Five Points Blog

Christ Preaches Peace

Jesus Christ is a preacher. He preaches to Jews and to Gentiles, drawing out his own beloved people from every nation on earth. Paul writes to the Ephesians, “And he came and preached peace to you who were far off and peace to those who were near” (Ephesians 2:17).

How does Christ preach? What does is his voice sound like? The word Paul uses in the above verse is not the common word for preaching. It is, rather, the word for preaching good news. It literally means “good newsing.” When did Christ preach this way? Some say when he walked upon the earth in his brief 3-year ministry. That’s true. But that cannot be all that Paul has in mind here because he pictures Christ preaching to those who are far and those near. 

The preaching Paul has in mind is Christ making his appeal for peace through the gospel going out, especially through his apostles. I get this from 2 Corinthians 5:20, “Therefore, we are ambassadors for Christ, God making his appeal through us. We implore you on behalf of Christ, be reconciled to God.” Paul views his own preaching of the gospel as God making his appeal through a mere man. When Paul gives the gospel, he is imploring the lost on Christ’s behalf.

Paul takes on the title “ambassador.” Like a man who is a citizen of a far away country comes in the official capacity to speak for the king of his country, so Paul is called to speak terms of peace on behalf of Jesus Christ to a lost and guilty world.

Each time you read the Bible, Christ is present, by his Spirit, proclaiming peace to you in the words the prophets and apostles have written. Do you hear the Preacher’s voice as you read?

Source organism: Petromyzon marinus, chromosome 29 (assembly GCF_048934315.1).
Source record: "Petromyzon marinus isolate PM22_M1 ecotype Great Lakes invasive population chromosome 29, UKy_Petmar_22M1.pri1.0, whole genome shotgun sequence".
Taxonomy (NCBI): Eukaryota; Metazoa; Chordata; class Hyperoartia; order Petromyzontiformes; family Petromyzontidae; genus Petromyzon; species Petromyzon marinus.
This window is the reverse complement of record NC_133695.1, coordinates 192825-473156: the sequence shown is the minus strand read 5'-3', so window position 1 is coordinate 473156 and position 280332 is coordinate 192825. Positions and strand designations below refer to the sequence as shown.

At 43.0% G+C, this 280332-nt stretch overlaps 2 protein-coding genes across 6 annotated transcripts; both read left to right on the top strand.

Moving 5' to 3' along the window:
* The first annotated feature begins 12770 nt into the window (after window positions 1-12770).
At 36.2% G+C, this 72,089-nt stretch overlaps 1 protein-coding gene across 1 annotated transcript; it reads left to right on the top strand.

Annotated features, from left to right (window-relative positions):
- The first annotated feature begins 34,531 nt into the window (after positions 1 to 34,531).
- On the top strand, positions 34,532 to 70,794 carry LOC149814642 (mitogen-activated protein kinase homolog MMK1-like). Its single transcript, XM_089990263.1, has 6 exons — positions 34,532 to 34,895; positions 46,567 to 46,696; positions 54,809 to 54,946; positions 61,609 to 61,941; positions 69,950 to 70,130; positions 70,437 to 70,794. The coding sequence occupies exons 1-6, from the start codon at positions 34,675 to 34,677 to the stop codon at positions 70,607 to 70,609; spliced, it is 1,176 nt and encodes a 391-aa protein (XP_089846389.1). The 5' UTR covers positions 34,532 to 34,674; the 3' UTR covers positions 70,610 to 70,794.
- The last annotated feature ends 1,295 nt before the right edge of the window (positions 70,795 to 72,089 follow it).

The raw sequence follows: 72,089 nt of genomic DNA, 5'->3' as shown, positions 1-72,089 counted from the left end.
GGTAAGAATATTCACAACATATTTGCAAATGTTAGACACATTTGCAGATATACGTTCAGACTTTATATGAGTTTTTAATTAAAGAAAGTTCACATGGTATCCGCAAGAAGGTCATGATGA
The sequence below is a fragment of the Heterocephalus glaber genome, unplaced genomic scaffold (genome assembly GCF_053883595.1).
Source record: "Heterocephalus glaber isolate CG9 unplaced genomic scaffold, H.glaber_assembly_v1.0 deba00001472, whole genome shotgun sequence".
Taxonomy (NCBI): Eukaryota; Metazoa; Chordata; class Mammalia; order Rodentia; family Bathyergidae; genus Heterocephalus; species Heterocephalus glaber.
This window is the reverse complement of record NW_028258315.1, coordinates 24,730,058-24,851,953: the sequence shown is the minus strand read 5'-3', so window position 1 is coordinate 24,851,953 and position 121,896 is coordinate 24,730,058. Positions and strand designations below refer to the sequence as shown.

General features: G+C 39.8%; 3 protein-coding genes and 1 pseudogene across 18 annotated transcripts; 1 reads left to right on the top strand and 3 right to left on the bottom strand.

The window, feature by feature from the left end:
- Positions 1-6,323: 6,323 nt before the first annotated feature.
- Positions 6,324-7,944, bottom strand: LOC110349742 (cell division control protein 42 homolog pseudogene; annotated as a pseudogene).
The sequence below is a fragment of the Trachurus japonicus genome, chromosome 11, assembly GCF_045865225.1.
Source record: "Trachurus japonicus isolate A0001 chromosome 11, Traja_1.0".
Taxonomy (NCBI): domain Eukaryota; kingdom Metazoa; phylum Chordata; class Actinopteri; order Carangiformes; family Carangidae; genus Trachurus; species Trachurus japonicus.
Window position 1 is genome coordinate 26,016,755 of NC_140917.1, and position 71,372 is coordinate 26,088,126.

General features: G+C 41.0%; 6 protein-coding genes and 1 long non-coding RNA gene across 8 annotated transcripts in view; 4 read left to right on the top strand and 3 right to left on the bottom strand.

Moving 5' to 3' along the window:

Join us this Sunday for our morning worship service at 10:45am.

Christ Our Peace

Sin breeds war. Because of sin we are at enmity with God. And because of sin we find ourselves at odds with each other. Sometimes this antinomy enflames into full-blown warfare. Yet, even in the most harmonious human relationships, sin lurks beneath the surface. In our total depravity it cannot be otherwise.

Jesus Christ alone makes peace in our relationship with God and in our relationships with each other. Paul famously proclaims, “Therefore, since we have been justified by faith, we have peace with God through our Lord Jesus Christ” (Romans 5:1). And to the Ephesians he levels the power of the cross horizontally, “For he himself is our peace, who has made us both one and has broken down in his flesh the dividing wall of hostility” (Ephesians 2:14).

Until we have peace with God through the Lord Jesus Christ we cannot experience the full depth of true peace with one another. 

How does our Lord achieve such bidirectional peace? The answer is he becomes our peace. Notice in the verse above that he himself is our peace. The two peoples, Jew and Gentile, are made one in his flesh. Christ doesn’t just make peace; he is our peace. He is the one new man in whom we are united.